37 Years-Old Handmade Apple 1 Computer to Go On Sale; Expected To Fetch Up To $400,000
May 24, 2013 09:06 AM EDT
One of the most rare and valuable Apple 1 computers, which is still in working condition after being hand-built 37 years ago, will go on sale during an auction Saturday in Cologne, Germany.
What makes the Apple 1 computer so valuable? Well, firstly the Apple 1 computer marks the start of Apple's creation story. It was hand-built by Stephen G. Wozniak, co-founder of Apple Inc. and its rarity makes it more valuable as there are only six of these original Apple computers, which still work.
Wozniak had built only 200 of these Apple 1 computers in 1976 when he first started the Apple Computer Company with Steve Jobs, who passed away in 2011 suffering from cancer. The computer was originally owned by Fred Hatfield, a former baseball player also known as "Scrap Iron." He played from 1950 to 1958 in major leagues for teams like Boston Red Sox and the Cincinnati Redlegs. These computers were built in the Jobs family garage in Los Altos, California, according to NY Times.
Apple's new computers and iMacs are much advanced in terms of configuration and 300 times cheaper than the valuable Apple 1. The first of Apple computers had 4 Kilobytes of memory, which in comparison to today's basic iMac is millions of times lesser. These old computers were designed to write simple programs and run ancient computer games.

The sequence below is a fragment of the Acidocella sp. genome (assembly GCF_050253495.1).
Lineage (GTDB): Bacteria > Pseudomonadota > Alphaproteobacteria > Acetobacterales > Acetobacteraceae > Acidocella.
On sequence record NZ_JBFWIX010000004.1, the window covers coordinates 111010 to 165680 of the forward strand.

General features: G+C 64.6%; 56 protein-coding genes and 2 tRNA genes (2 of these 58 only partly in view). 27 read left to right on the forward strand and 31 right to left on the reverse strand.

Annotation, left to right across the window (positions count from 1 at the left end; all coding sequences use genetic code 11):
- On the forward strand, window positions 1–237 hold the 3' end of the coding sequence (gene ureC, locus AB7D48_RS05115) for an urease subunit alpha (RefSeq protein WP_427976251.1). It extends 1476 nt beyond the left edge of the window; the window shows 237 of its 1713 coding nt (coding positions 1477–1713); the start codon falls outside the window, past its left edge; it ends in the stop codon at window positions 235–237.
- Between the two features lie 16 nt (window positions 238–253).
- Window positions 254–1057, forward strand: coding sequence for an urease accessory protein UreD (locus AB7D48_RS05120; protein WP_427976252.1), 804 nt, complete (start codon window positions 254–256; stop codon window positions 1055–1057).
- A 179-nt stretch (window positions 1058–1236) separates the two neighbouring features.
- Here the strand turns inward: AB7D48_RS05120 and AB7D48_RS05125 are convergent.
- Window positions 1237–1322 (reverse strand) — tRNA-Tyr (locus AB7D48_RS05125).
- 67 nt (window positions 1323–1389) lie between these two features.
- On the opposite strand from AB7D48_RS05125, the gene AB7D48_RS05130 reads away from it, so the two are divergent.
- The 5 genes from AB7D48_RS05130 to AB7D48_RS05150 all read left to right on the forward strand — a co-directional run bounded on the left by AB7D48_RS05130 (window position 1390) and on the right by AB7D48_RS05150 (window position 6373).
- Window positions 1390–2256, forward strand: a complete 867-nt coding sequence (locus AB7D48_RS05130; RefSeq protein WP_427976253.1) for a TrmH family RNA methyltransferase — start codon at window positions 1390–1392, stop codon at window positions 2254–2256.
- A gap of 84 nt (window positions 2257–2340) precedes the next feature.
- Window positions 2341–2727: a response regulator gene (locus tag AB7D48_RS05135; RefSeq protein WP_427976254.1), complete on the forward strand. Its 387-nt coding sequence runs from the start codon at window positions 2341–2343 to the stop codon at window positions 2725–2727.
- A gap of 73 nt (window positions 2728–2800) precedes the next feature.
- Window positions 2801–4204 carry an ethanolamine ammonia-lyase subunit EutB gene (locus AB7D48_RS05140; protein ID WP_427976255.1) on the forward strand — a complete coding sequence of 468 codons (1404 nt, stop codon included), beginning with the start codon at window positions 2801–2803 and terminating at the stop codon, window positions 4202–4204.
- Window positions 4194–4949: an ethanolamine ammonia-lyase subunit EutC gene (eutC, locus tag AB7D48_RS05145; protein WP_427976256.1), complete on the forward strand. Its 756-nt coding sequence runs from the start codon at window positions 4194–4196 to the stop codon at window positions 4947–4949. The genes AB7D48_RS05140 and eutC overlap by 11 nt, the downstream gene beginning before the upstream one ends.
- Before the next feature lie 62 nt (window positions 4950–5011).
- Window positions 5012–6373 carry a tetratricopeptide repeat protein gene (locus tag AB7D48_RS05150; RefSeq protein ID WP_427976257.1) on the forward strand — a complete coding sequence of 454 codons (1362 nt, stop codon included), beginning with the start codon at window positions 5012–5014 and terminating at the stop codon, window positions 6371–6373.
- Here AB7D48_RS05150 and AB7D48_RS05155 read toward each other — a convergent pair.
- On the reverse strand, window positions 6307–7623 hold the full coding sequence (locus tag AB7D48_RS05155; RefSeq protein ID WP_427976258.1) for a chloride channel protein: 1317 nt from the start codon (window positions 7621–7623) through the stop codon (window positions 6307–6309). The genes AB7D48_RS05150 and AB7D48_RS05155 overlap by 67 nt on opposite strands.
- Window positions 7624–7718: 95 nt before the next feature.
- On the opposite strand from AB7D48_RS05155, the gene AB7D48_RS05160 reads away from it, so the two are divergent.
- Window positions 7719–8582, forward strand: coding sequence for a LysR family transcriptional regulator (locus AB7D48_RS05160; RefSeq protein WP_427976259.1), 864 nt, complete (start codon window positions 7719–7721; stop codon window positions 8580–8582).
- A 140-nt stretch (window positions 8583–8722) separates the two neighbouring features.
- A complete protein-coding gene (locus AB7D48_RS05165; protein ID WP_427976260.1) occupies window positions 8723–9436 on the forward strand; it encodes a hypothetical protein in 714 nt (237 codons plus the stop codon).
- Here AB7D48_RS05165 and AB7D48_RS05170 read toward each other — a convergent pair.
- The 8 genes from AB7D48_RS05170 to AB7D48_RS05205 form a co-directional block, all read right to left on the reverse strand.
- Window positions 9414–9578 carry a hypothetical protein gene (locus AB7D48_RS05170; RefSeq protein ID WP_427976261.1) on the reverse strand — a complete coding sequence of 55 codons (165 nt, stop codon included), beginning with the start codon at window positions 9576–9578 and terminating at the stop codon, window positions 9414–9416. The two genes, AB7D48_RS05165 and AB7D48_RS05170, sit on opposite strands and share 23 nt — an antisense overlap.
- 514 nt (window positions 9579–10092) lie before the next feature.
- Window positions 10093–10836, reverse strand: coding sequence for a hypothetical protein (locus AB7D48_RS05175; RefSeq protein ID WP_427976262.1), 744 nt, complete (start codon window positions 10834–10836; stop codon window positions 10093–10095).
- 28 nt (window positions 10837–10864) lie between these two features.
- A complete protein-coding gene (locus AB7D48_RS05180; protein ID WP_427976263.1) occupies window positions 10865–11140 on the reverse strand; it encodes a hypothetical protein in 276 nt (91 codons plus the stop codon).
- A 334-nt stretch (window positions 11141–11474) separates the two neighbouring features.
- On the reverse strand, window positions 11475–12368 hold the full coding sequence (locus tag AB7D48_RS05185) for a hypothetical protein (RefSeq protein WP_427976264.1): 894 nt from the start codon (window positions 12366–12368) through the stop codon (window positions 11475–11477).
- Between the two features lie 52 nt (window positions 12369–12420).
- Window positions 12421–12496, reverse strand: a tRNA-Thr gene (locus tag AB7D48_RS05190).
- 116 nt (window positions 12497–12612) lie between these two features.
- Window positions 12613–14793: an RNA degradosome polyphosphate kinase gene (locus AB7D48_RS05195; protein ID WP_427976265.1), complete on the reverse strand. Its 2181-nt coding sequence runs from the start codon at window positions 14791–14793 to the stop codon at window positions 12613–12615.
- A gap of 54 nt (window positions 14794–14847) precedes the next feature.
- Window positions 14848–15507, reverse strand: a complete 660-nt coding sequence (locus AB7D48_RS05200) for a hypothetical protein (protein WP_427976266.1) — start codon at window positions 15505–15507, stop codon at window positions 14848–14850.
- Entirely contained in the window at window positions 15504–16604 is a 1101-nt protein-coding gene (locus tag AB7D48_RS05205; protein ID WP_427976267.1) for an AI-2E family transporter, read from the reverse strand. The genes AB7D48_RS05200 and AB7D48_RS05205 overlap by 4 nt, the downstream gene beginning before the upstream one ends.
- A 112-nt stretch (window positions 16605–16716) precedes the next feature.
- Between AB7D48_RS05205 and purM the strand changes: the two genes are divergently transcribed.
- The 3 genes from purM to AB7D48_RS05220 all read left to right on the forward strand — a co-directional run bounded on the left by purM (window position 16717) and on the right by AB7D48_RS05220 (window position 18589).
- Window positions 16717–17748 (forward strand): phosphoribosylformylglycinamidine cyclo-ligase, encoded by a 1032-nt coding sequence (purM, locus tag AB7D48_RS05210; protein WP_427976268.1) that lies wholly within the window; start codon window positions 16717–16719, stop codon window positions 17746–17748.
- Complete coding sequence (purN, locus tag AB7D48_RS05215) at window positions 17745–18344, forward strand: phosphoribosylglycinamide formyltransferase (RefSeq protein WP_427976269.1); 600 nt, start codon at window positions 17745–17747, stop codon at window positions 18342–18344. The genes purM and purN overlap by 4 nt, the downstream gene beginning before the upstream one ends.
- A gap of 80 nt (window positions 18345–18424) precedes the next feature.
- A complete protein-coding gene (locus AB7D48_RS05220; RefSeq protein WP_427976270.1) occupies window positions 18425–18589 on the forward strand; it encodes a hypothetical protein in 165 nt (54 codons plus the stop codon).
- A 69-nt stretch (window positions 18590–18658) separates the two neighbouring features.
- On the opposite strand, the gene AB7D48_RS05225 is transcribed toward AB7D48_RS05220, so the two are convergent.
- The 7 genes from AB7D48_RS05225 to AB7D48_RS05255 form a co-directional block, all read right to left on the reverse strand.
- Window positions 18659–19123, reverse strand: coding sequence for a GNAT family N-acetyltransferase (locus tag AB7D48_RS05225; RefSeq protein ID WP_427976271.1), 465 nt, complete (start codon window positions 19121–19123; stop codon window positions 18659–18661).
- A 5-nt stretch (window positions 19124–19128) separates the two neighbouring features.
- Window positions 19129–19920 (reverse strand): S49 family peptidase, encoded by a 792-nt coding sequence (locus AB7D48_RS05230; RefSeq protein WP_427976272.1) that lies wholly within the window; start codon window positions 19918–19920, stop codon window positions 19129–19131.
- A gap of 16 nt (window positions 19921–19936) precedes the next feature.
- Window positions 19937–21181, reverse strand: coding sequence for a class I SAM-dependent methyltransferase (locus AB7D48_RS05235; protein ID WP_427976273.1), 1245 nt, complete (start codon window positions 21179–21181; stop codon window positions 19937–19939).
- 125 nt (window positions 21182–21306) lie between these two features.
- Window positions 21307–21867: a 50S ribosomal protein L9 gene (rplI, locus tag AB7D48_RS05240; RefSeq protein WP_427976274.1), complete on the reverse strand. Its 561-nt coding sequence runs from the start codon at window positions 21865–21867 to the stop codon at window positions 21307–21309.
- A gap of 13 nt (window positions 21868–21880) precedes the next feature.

The German auction house sold an Apple 1 computer November, last year, for $640,000, which beats the previous record set by selling another Apple 1 computer for $374,500 at Sotheby's in New York, June last year. The German auction house will display the working Apple 1 computer to potential bidders on Friday before it goes on sale the next day.
Auctioneer, Uwe Breker expects the Apple 1 computer to fetch $260,000 to $400,000 and the minimum sale price is set at $116,000, according to NY Times. The machines were originally priced at $666.66 when they were released in July 1976.
Besides a rare Apple 1 computer, the German auction house will also display a series of other antiques, including the 1983 Apple Lisa, one of the world's first mouse-controlled computers, 1895 Ford typewriter, 1905 desk telephone and world's first mechanical calculator designed by French philosopher, physicist and mathematician, Blaise Pascal.
Watch the video below released by AUCTION TEAM BREKER which shows the functioning of Apple 1: